A provisioning list for your sailing trip is fundamental. Unless you have booked a hostess, you will need a mission to the supermarket at the base marina before you sail to stock up for your trip. It is worth having an idea about what to get before you go or you will end up panic buying in a rush to get back and set off. Take some time to sketch out rough menu ideas for the week and get some basics, but don’t go overboard – there is a wealth of local markets, butchers, fishmongers and bakers in Croatia offering a bounty of fresh goods which will be a joy to visit along your chosen route (don’t forget your reusable bags!). This guide will help you make a checklist to use when provisioning for your sailing trip.
Top of the list is fundamentals such as toilet rolls. Remember that these cannot be flushed so get some small disposal bags for used paper/sanitary items. For the galley, get a dishcloth, tea towel, washing up liquid, bin bags (50ltr), kitchen roll and perhaps foil or clingfilm.
During the height of summer, you should allow for 1.5 liters of water per person per day (including the skipper), plus more for cooking. Dehydration is not fun, and sun-kissed skin craves water as does the body after a night enjoying a bottle of 17% Plavac Mali!
There is nothing better than waking up to the smell of fresh coffee so check if your boat comes with a coffee machine or percolator/cafetiere (don’t forget filter papers if you go for ground beans). When you are moored in a harbor it’s always good to sneak off for a kava at one of the local establishments on the way back from the showers. If tea is more your thing, make sure you grab some bags.
The rest depends on what tipple you take:
Beer – Croatian beer is lovely, small cans are best as you can drink them while they are still cold!
Wine – there are some wonderful local wines. Full-bodied reds like Zlatan Plavac and Dingač are a buttery vanilla pleasure, and you can’t go wrong with dry whites such as Pošip or Grk. There are local wine caves in the towns and villages along the way so just get enough to keep you going (although get past Hvar where prices are high).
Others to remember include some fruit juice for the morning and mixers such as tonic for the liter of gin you picked up in duty-free!
Breakfast and lunch will generally be on-board with your skipper, so think about what to buy. Remember that fridge space is limited; there will be chances to pop to local markets on your travels to pick up fresh stuff but get longer life stuff on the mainland and enough to cover the first few days. Try to go for meals you can cook quickly and easily… it can be hot down in the galley and there isn’t always a lot of elbow room. You want fast easy dishes that maximize flavor and minimize faff, so you can get back to relaxing on the deck.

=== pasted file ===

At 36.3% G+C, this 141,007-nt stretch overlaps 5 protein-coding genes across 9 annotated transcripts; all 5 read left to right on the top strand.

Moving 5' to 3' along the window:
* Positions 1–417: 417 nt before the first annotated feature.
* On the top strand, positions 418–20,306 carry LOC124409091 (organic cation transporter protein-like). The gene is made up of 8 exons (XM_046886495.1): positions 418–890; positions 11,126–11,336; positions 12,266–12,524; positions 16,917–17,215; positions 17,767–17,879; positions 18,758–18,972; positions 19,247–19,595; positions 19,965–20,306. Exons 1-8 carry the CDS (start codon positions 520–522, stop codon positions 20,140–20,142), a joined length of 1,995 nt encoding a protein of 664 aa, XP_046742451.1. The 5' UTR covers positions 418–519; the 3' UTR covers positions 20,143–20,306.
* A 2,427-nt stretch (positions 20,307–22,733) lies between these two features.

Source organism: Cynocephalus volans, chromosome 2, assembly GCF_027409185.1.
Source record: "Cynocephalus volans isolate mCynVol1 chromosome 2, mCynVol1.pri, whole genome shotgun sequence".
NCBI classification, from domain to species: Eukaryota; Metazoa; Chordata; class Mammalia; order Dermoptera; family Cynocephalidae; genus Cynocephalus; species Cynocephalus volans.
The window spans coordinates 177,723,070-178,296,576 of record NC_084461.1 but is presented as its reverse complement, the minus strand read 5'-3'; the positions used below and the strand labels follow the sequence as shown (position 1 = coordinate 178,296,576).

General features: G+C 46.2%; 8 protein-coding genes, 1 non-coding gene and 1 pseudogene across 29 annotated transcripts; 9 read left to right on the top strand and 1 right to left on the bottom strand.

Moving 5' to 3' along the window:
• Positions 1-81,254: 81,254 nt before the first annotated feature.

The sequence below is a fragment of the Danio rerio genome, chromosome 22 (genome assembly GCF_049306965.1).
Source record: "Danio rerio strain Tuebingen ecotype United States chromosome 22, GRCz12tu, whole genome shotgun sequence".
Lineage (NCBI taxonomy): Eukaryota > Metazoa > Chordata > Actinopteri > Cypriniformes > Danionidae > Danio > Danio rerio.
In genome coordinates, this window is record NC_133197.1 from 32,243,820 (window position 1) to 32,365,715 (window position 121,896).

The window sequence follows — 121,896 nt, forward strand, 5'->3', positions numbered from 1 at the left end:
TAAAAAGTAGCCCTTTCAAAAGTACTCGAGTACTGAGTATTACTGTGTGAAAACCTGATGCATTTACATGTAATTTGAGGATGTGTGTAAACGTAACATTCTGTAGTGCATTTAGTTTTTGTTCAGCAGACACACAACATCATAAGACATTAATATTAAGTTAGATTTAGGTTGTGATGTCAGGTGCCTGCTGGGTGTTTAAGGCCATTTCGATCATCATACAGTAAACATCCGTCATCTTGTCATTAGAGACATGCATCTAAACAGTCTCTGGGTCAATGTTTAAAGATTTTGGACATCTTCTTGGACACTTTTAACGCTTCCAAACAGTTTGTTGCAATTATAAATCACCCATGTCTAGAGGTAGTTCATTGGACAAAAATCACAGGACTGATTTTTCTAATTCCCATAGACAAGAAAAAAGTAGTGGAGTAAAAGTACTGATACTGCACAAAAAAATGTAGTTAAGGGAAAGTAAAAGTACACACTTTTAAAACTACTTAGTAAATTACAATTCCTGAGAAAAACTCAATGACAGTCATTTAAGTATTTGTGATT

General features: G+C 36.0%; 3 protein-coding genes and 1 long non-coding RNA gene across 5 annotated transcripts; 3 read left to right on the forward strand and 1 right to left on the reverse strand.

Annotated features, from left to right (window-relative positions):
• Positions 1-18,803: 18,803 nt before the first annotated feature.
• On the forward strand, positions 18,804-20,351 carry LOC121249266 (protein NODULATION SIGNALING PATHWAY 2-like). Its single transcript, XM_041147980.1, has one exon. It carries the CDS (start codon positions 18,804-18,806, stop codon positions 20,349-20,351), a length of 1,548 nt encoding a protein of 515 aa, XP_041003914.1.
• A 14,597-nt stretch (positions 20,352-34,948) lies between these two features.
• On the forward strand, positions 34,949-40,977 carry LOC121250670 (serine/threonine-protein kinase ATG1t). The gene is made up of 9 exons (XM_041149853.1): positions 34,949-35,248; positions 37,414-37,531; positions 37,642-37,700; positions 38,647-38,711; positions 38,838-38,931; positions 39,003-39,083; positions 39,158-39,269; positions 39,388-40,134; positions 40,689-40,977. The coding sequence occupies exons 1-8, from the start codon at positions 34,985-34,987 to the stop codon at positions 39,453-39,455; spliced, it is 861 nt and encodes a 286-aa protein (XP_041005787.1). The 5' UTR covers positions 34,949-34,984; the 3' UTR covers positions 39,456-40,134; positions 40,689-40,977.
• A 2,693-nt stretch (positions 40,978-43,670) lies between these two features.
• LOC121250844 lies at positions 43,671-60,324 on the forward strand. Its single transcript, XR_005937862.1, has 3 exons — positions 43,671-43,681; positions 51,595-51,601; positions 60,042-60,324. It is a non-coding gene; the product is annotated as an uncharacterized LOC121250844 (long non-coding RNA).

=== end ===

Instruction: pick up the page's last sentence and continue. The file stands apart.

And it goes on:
For the mornings, perhaps get croissants for the first day. Eggs are always handy as they don’t necessarily need to be refrigerated and can double up as lunch material, as can cured meats and cheese. It is also useful to have some cereals, fresh fruit, and milk/ yogurt.
At lunch, you’ll generally have been sailing in the morning and, after swimming in the sea, will be ready for some good food. Get in some pršut (cured meat), paški sir (sheep’s cheese from Pag) and fresh olives to put out as a starter with some crusty bread, olive oil and balsamic. Then follow up with something simple, perhaps some pan-fried local fish with stir-fried vegetables; chicken paprika with sour cream, mushrooms and rice; or smoked salmon and parsley tagliatelle in a white wine and creme fraiche sauce served with crispy salad. Maybe take a jar of pesto along to use up any left-over cured meats, vegetables and pasta in case of emergency starvation… appetites are always bigger on the water.
Round your provisioning off with some snacks – fresh fruit, crisps, nuts, olives etc… and don’t forget the ice for the G & T (unless you are lucky enough to have an icemaker on board). Ice is readily available in marinas and harbors so can be picked up along the way too as it doesn’t tend to last long.
Go fresh and local
While away, you can pick up extra fresh bits on the islands. In some places you may even find traders selling their wares direct to your boat, for example, the baker who sells boat-to-boat in the bays around Šćedro taking orders for the following morning and delivering beautifully fresh croissants and pastries straight to your deck, or the mussel farmer selling straight from the posts near Skradin (as fresh as it gets!).
If this all sounds like too much hard work, and you would prefer to put your feet up, you always have the option of bringing a hostess on board to do it for you!
Shopping trolley ideas
- Olive oil
- Balsamic vinegar
- Black pepper & salt
- Herbs & spices
- Butter, milk, yogurt & cream
- Fresh fish/meat
- Cured meats & cheese
- Onions & garlic, and other vegs
- Salad, tomatoes, avocado, & cucumber (plus extra for the gin!)
- Lemons & limes, & other fruit
- Cereals & croissants
- Bread, pasta & rice
- Coffee (plus filters)
- Beer, wine, spirits
- Fruit juice
- Toilet roll
- Disposal bags
- Bin bags
- Washing up liquid
- Kitchen roll
- Dish cloth & tea towel